“Statistics show that Toyota vehicles simply don’t need to go into the shop for repairs very often. It makes sense that this would correlate with consumer brand loyalty,” Brocoff said to loans.org. “Let’s face it. If you get to enjoy driving your car versus spending time at the shop having it repaired, you’re likely to be loyal to that brand.”

Regardless of the brand loyalty reports, Brocoff said that statistical data is more important because it shows reliability. But in the end, each person has their own preferences for what makes a good car brand.

“You may want to drive the same type of truck that your father and your father’s father drove. Or perhaps a person’s need for towing capacity outweighs the vehicle’s overall reliability rating,” she said. “If brand loyalty makes someone happy, they are proud to drive the vehicle they chose and they feel they got a good value, then who are we to judge?”

‘Do or Die’

Brand loyalty and satisfaction are important for more than purely emotional satisfaction, but rather economic satisfaction.

If consumers are unhappy with their purchase, a monthly auto loan payment will likely be more mentally difficult to repay. Some consumers will be forced to decide which bill is more important to repay, and for Speight, a logical sense comes into play.

Speight said he would approach a financial decision as a “do or die.”

“Do I have to have my car in order to survive? Do I have to have to have a boat to survive, no I do not,” he said.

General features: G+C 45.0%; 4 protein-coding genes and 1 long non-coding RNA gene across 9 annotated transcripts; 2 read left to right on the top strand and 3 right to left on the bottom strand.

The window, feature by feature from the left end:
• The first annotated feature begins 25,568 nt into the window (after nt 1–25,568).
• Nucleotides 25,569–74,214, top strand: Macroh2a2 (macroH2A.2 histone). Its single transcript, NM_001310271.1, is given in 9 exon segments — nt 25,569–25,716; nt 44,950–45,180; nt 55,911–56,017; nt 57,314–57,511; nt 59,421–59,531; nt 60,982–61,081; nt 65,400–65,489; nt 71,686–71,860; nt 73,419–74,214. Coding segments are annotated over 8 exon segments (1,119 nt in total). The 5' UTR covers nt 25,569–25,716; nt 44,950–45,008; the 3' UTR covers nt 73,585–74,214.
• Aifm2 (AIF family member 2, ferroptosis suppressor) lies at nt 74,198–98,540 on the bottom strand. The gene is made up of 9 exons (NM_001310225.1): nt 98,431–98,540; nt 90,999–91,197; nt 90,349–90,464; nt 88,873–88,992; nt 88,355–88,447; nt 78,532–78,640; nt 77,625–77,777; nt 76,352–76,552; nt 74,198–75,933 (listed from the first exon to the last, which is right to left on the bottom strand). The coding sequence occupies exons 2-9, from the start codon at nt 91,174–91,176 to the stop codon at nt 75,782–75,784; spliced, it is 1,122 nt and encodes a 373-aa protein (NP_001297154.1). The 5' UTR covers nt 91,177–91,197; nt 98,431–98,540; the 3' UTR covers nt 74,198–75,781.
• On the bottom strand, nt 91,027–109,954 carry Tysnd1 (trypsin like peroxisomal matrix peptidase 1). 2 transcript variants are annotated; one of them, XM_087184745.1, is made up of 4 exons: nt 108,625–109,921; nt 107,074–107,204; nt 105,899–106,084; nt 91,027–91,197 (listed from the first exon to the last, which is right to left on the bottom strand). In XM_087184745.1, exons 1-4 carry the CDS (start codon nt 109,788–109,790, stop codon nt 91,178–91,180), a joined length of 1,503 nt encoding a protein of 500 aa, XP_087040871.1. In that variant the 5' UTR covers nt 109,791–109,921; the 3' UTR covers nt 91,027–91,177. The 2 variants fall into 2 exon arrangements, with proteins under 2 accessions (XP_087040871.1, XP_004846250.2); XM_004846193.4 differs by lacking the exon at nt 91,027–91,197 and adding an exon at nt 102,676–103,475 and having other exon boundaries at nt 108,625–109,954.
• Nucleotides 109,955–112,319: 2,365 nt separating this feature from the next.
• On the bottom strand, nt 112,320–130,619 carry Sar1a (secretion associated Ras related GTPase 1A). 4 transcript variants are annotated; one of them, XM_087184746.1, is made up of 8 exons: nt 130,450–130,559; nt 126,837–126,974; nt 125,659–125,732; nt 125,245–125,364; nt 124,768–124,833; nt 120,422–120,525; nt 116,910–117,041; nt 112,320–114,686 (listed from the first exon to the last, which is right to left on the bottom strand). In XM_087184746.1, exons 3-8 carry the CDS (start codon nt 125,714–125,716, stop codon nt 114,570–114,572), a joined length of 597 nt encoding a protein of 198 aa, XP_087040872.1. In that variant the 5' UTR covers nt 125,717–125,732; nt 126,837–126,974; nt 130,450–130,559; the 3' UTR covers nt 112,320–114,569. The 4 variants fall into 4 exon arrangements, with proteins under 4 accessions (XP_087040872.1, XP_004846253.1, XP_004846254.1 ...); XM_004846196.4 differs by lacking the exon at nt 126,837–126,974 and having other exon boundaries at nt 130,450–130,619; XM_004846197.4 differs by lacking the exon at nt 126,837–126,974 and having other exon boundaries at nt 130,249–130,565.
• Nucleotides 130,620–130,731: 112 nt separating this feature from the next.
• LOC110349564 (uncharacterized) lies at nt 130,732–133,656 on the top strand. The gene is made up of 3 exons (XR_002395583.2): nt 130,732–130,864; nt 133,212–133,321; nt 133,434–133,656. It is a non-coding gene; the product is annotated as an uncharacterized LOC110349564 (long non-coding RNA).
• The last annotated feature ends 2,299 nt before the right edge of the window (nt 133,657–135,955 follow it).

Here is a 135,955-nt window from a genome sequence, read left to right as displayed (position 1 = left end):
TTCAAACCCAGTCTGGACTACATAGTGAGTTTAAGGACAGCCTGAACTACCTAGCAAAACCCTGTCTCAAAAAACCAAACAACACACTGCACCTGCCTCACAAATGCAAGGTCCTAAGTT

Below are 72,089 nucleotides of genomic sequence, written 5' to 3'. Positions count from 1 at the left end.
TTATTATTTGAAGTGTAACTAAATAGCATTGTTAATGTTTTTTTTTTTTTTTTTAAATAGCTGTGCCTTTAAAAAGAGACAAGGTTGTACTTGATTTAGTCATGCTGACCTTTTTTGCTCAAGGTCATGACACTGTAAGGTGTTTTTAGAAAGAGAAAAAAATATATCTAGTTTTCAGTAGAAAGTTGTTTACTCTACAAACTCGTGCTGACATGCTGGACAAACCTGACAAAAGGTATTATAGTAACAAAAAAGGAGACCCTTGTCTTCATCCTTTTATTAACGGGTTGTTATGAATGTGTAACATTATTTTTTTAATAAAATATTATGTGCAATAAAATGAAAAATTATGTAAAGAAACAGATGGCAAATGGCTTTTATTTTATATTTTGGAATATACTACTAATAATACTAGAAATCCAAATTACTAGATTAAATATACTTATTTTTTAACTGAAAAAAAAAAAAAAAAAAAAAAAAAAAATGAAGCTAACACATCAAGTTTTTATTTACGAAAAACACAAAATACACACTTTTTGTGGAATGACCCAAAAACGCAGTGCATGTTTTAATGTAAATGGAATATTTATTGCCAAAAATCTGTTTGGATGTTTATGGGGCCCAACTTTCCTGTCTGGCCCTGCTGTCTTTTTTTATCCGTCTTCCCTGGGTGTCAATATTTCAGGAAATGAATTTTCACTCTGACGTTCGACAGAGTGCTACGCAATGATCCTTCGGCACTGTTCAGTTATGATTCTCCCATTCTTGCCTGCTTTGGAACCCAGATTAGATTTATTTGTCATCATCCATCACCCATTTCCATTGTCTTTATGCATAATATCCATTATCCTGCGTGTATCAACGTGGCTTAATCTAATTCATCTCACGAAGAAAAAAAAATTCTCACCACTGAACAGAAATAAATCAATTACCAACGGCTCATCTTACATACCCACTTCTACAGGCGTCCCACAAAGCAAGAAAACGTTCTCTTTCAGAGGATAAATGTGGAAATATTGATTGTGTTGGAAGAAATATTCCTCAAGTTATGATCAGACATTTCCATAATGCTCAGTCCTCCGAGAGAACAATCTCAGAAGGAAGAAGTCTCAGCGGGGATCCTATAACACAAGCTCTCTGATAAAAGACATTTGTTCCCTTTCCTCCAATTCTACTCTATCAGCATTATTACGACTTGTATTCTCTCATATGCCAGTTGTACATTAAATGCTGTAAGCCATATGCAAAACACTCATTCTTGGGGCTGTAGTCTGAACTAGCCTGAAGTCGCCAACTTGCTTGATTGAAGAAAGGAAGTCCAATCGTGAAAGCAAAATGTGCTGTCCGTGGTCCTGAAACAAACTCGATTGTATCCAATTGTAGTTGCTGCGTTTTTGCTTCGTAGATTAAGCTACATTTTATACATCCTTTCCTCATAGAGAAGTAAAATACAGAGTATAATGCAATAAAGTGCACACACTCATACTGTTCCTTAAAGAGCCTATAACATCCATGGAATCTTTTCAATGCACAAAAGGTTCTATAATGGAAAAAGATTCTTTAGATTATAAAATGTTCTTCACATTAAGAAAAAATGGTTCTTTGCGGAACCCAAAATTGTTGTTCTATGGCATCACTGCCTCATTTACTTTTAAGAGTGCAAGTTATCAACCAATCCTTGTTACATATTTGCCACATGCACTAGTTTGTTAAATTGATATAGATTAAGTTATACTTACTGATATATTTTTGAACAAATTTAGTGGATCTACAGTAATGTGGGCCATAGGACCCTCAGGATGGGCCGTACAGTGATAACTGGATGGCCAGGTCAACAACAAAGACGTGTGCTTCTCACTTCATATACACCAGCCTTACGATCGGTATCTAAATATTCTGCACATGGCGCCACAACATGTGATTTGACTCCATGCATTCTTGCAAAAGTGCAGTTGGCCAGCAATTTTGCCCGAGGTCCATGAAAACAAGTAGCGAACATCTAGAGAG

When everything is reduced, Speight said consumers should focus on necessities, not luxuries.

“I really think it comes down to survival,” he said. “If they are going to make decisions, they are going to make the decisions that are right for their family. Even though the boat is their passion, the car will drive them.”

But everyone does not follow the same sense of logic.

Speight mentioned a client of his that lost his house to foreclosure because he was maintaining payments on a boat.  Speight disagreed with his client’s decision.

“I think about me personally and I’m going to take care of my family first,” he said.

Loyal From the Start

Although social media is a main drive for brand loyalty now, Speight doesn’t think loyalty of this kind is a new concept. Through his 18 years of experience in the auto industry, he said the medium has simply changed. In the past, brand loyalty was driven by a connection between people and their cars.

Speight said that during his childhood, his father used a John Deere tractor on the family farm. If Speight were to go buy a tractor now, he said it would be a John Deere.

“I think it comes down to what they grew up with as a kid or what they grew up dreaming about as a kid,” he said.

He then questioned, “Where do dreams start in regards to a product?”

He said it begins with posters in a childhood bedroom and advertisements and then transitions to social media.

With or without social media, a dedication to brands has existed in some manner for decades.

“[Brand loyalty has] always been there — it’s just that we talk about it more and it’s more visible. Sears Roebuck, John Deere, Neiman Marcus are older, more established brands that earned a good, solid reputation,” he said. “Today, we are just more transparent about brands and how we talk about customer loyalty.”

Although Brocoff believes that brand loyalty can steer buyers towards a product that is sub-par, Speight believes it’s a good thing for consumers.

“It’s hard to earn a customer and when they are in love with a brand you have them for a long time unless you do something to the relationship that’s negative. And that means repeat business whether it’s a car or a cola,” he said.